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Via George Will (and Newsweek), Tax Reform I Can Actually Be Excited About

I know, I know: I get excited about deregulation, I’m a weirdo. But apparently there’s this Wyden-Gregg proposal floating around, and it sounds really good.

From George Will, “Reforming the Glorious Privilege:”

Their approach is orthodox—pay for lower rates by broadening the base, and do that by eliminating most of the almost 10,000 complexities (deductions, credits, and other preferences) that distort the economic decisions of individuals and businesses. Individuals and couples with incomes up to $200,000 would do better, or no worse, under Wyden-Gregg than under current law. Wyden-Gregg would reduce the number of income-tax brackets to three—15, 25, and 35 percent—and would cut the corporate tax rate, currently the second highest in the industrial world (it is lower than Japan’s), to 24 percent. More than 95 percent of small businesses—those with gross annual receipts of less than $1 million, which are crucial to creating jobs—would be allowed to expense all equipment and inventory costs in a single year.

Also, Wyden-Gregg would encourage personal saving in a nation in which almost a third of all households have no retirement savings. It would enable a married couple to contribute up to $14,000 a year to tax-favored retirement and savings accounts.

The only thing I’d add is a qualifier on “broadening the base:” even though there’s an obscene proportion of people who pay little or no income tax, that doesn’t mean those people aren’t being taxed at obscene rates themselves. We have payroll taxes, sales taxes, taxes on particular transactions, property taxes etc. What I want is for people to know what taxes they’re paying and how, and yes, I do hold that government is accountable for making sure people know they’re being taxed, especially in this age where things that should be obvious are buried under piles of legalese and things I can barely understand even nearing a PhD.

4 Comments

  1. Is Newsweek still for sale?

  2. I guess that is a start in the right direction. I favor a flat rate say 10% on every dollar with two deductions. A poverty rate deduction and a personal dwelling deduction, interest as now.Every Dollar that comes in will be taxed and every Fee and Local tax will be eliminated. If everyone had 90% of their income to spend and their were no loop holes I believe this to be an equitable tax. And if it was simplified We could do with less IRS Employees and Congress would only have to come in six months out of the year.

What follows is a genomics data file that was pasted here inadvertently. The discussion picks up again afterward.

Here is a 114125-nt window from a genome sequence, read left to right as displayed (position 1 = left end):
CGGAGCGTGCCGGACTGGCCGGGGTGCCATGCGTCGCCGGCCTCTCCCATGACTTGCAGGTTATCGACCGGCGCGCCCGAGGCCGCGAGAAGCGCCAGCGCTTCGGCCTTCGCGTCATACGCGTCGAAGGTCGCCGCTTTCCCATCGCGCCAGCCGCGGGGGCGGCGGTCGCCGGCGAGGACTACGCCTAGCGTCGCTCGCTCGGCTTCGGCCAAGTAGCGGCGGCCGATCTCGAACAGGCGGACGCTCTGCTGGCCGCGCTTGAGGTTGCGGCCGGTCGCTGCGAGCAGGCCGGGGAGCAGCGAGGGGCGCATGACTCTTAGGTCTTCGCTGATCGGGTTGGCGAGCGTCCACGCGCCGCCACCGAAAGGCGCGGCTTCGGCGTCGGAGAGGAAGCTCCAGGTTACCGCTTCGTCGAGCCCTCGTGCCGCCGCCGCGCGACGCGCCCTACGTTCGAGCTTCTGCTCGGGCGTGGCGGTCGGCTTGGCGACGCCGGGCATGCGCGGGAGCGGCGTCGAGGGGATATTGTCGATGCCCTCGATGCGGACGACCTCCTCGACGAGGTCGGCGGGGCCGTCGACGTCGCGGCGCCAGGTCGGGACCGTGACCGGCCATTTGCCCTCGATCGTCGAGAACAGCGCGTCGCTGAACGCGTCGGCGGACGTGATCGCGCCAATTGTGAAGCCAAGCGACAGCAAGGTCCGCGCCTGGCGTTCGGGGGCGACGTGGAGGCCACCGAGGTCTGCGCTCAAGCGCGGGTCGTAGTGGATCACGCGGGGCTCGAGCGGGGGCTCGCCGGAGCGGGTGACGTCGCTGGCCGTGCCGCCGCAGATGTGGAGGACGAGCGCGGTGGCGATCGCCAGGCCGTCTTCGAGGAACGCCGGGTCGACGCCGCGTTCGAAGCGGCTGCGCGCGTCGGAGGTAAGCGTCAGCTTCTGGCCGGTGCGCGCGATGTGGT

3. This David disagrees with that David. Poor wage earners can ill afford much of anything deducted out of their wages. After food, shelter and utilities are paid, precious little is left. The wealthy on the other hand have much more left over to support a higher tax rate after paying for the aforementioned necessities of living.

  4. Broadening the income tax base is fine. However, lets not forget that what is really at issue here is Congress. There is a certain inability of Congressman and Senators to stop spending money that isn’t coming from their own pockets. We, the American people are “enabling” Congress by continuing to give legislators an open checkbook. Congress continues to hide spending in the most sneaky ways but they maintain that it’s the way business gets done in Washington. Well, I’ve lived in Washington and attended the 2pm Wednesday and Thursday cocktail parties given by lobbyists. I watched sausage being made. Trust me when I say, it’s ugly and distasteful. It takes a special kind of person to increase the spending someone else’s money and then get on TV and call the legislation a tax cutting measure.

    The system itself needs to be changed. George Will’s enthusiasm needs to be reigned in somehow. Increasing the tax base so that high income earners can continue to earn more at a time of no growth for the “average American family” shouldn’t sound right to even the uninformed political spectator. I sure hope it doesn’t sound right to you either.

    Brooks@ObamaTaxReform.Com

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